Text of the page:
Chapter 1: The Night Wanderer

Meeting Felicity

Most people are tense at the beginning of their first psychotherapy session and Felicity was no exception. After introducing herself she sat down and took charge. “Please don’t interrupt me while I tell you this,” she directed. Puzzled, I nodded in agreement, withheld comment, and picked up my notepad. A thin woman, almost wiry, she was dressed tidily in a gray tailored skirt, simple white blouse, and short tailored hair-do. Taking a flowered handkerchief from the purse in her lap, she blew her nose nervously and began. The story she told could serve as a summary of all the emotional wounds that can be possibly suffered in this life.

An isolated, introverted only child, Felicity was mistreated, battered, and neglected for many years by both parents. She described how scornful humiliation alternated with neglect and how she was often treated as if she didn’t exist. When she was a young adult there had been several hospitalizations and suicide gestures. Surprisingly, as an adult she had ultimately learned to function reasonably well in her outer life, though she was still quite depressed and in constant inner turmoil. Ultimately, she arrived at my doorstep still tormented with shame, depression and, low self-esteem resulting from the wounds of her experiences.

Her grim story brought me near to tears. I was astounded at her immense bravery and tenacity in the face of such adversity. Despite her severe psychological wounding, she had never given up her search for wholeness.

As she finished, she nodded that I could speak. Deeply touched by what I had heard, I blurted out, somewhat unprofessionally, “Felicity, from what you’ve told me you are entitled to be crazy, or dead—or both. Why aren’t you?”

She burst into tears at my question. Then a wistful smile crept over her face. Wiping her eyes thoughtfully and blowing her nose again, she began her underlying, true, story:

I was about eight years old. We lived in a small Missouri River town near Omaha. They never missed me in the evenings during the summer, so I began to sneak out of the house. I was a runty little thing back then, but strong, and I took to climbing out my bedroom window and down the drainpipe, like Huck Finn. I’d be gone for hours roaming around in the dark, chasing fireflies in the humid nights and watching clouds dance with the moon. I got a little peace that way at least.

On one of my wanderings that summer I ran into Mrs. Jones. She lived up the street near the top of the hill in an old bungalow, not too far from our place. I don’t recall how I met her, but of an evening I would wander up to see her. She was an old widow lady, and always wore a flowered apron. To this day I love such aprons. Often we sat together out in the dark on her squeaky wooden porch swing watching the fireflies and listening to the cicadas. She was a large plump woman and I would snuggle up to her softness as we talked; it was so comforting. We would sit and visit—I don’t even remember what about—and she would listen.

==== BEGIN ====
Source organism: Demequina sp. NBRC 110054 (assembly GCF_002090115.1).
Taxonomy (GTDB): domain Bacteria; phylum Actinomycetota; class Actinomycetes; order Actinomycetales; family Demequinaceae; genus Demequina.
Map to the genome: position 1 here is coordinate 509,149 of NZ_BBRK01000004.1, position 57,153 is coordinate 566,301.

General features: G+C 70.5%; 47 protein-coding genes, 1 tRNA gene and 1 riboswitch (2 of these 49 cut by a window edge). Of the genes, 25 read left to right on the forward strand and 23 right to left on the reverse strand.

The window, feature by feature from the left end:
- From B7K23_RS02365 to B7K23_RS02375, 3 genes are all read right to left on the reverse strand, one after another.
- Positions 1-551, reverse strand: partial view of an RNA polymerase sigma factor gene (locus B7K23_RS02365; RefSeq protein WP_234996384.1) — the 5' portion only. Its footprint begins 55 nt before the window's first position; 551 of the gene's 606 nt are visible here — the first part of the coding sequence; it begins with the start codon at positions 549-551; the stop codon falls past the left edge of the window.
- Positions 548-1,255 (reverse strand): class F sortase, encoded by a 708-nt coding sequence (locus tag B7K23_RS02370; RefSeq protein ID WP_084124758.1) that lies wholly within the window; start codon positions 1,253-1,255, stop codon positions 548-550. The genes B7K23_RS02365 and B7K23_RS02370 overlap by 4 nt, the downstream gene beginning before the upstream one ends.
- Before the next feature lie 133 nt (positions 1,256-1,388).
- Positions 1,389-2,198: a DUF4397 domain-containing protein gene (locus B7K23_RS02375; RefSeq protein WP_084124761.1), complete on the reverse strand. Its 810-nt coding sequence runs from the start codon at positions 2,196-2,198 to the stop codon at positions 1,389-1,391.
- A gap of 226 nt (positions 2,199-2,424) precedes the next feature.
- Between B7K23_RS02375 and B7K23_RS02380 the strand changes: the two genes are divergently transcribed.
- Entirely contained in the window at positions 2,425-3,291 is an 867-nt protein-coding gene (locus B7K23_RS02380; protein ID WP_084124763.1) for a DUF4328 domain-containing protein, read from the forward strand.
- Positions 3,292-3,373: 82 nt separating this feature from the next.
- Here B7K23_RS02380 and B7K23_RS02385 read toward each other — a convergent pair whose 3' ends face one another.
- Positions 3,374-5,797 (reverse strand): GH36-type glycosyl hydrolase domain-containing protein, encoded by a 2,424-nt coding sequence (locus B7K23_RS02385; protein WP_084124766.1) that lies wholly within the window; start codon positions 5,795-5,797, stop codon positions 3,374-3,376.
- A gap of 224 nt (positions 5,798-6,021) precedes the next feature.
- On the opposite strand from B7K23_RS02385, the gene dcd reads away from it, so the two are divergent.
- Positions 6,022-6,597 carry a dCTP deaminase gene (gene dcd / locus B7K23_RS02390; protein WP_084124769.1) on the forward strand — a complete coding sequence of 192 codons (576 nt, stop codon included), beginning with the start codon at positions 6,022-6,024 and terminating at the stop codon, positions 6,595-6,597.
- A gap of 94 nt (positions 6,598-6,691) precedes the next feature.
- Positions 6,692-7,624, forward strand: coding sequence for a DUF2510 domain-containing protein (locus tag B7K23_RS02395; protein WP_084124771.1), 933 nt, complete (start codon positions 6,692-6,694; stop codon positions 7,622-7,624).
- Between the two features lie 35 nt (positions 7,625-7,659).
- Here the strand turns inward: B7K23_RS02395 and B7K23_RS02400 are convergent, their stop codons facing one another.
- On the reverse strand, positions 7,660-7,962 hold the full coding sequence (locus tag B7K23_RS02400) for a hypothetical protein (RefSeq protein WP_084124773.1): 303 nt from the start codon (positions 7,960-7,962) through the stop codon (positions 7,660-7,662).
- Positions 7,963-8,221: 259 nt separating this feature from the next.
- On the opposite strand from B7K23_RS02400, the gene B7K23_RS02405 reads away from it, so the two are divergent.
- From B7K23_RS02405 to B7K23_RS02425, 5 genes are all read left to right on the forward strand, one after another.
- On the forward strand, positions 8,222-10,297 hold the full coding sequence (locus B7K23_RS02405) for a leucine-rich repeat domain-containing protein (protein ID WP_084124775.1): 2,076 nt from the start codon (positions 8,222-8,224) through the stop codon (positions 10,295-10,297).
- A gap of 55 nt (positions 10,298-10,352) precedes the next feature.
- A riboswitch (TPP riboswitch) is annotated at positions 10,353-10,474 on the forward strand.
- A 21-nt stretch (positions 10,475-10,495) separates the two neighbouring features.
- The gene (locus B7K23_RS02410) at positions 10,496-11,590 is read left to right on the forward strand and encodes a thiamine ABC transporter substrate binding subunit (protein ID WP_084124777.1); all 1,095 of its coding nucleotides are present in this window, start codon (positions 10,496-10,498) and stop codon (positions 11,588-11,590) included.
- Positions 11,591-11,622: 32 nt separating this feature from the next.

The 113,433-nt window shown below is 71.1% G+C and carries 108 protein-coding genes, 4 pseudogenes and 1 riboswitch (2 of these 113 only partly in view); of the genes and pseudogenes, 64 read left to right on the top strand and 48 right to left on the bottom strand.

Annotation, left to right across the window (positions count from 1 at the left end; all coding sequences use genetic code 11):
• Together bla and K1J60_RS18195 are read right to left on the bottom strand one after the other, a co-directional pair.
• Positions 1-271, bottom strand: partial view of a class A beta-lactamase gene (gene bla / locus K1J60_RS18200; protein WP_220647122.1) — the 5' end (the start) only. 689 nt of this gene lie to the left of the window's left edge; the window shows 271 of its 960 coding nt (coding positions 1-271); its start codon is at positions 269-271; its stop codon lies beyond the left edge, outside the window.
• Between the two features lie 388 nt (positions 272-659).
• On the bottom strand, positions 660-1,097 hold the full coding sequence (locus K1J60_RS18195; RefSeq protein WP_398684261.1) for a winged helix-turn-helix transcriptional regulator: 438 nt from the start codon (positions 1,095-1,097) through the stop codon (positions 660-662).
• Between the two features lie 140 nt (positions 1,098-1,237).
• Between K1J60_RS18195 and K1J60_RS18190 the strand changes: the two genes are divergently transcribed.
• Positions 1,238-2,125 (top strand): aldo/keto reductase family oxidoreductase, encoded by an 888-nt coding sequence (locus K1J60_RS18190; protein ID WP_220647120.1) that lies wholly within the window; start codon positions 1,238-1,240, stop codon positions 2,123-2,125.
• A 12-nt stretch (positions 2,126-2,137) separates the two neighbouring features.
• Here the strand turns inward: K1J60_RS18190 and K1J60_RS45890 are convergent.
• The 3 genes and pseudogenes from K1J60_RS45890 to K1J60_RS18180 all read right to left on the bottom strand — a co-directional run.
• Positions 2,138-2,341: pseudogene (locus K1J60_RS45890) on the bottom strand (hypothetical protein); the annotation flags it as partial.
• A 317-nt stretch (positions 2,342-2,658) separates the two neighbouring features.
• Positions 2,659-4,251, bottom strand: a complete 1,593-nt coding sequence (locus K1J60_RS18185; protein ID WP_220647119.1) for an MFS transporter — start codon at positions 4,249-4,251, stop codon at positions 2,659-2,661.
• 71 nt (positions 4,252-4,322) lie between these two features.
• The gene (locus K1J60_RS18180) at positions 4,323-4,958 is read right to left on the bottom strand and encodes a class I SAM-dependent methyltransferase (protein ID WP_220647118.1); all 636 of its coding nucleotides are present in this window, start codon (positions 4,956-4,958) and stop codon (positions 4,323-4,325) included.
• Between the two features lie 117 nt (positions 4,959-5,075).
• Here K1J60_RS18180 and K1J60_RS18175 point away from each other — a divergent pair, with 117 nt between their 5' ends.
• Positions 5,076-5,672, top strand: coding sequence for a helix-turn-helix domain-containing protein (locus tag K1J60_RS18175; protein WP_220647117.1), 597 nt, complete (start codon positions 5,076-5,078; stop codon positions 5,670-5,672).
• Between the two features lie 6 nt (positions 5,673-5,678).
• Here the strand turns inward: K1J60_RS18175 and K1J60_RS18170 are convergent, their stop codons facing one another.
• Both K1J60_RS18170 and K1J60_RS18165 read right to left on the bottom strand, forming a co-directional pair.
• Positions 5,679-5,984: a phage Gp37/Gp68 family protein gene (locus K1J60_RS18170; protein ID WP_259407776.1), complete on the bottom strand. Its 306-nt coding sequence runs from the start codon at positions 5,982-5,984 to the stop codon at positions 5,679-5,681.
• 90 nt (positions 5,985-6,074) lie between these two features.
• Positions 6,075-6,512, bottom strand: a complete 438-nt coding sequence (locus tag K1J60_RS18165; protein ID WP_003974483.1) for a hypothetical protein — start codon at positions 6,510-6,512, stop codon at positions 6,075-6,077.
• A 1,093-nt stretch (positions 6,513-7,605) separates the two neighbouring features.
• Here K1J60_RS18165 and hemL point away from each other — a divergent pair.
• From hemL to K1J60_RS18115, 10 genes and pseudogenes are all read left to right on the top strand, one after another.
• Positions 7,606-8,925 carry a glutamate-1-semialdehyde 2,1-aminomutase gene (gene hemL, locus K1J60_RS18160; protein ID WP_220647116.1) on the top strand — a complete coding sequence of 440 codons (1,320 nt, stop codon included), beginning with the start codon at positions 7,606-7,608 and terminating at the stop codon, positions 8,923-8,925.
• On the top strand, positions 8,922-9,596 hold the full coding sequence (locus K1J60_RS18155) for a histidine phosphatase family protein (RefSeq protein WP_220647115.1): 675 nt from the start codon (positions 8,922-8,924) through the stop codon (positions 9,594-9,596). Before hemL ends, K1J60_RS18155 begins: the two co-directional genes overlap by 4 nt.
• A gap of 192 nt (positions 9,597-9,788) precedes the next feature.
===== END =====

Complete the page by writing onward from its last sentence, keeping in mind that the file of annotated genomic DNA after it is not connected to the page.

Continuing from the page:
Felicity paused for emphasis and repeated:

She would listen.

 

Often, she told me stories, too. Sometimes we would have lemonade and cookies; sometimes we would just sit in the dark together, saying nothing, listening to the night. I still remember her soft voice and the slow creaking of the swing.

The next year my parents moved us to the city and I never saw her again. I didn’t even get to thank her or tell her goodbye. I tried to find her again after I grew up but she had disappeared like some fleeting Angel.

 

She’s why I’m still alive.

The course our therapy work needed to take was evident. There was no need to review her many traumas, she knew them well enough. We had to bring her back to Mrs. Jones and those evenings on the porch swing. She needed to return to that bright island of simple respect, attentiveness, and unconditional caring that nourished and fed her soul, and indeed had saved her. Through Mrs. Jones, Felicity had kept hope alive. It was time to cultivate the seeds that had been planted during their brief relationship, and to reclaim and to build upon Mrs. Jones’s invaluable gifts of hope and respect—to capitalize on the sustaining memory of these gifts and bring them forward into the present.

The first therapy sessions with Felicity took place just as I had begun writing about Grandpa. Her soul-filled explorations during our meetings led me to see Grandpa and his stories in a whole new light.

The evening after first meeting with Felicity, I was going over my notes about Grandpa and was struck by the parallels between Felicity and Mrs. Jones and Grandpa and myself. Astounded, I realized that Grandpa was my equivalent to Mrs. Jones.

My own wounding, while sufficient, was mild compared with Felicity’s, yet the remedy for me also came from a wise old person who listened and had stories to tell. As I reviewed my sketchy notes they began to bloom, as do those capsules from Japan which blossom into pretty little red and pink flowers when put in water. Rough scribblings evolved into entire chapters; I was amazed and delighted to realize that each story contained informal lessons on how to tend to and nurture the soul. I had no idea of their hidden depth when I first began writing the stories. Felicity’s story opened my eyes and demonstrated the power a sustaining image can have in one’s life. I think I benefited from our work together nearly as much as Felicity.

 

The earth is your mother,

she holds you.

The sky is your father,

he protects you.

Sleep,

sleep.

Rainbow is your sister,

she loves you.

The winds are your brothers,

they sing to you.

Sleep,

sleep.

We are together always

We are together always.

There never was a time

when this

was not so.

—Leslie Marmon Silko

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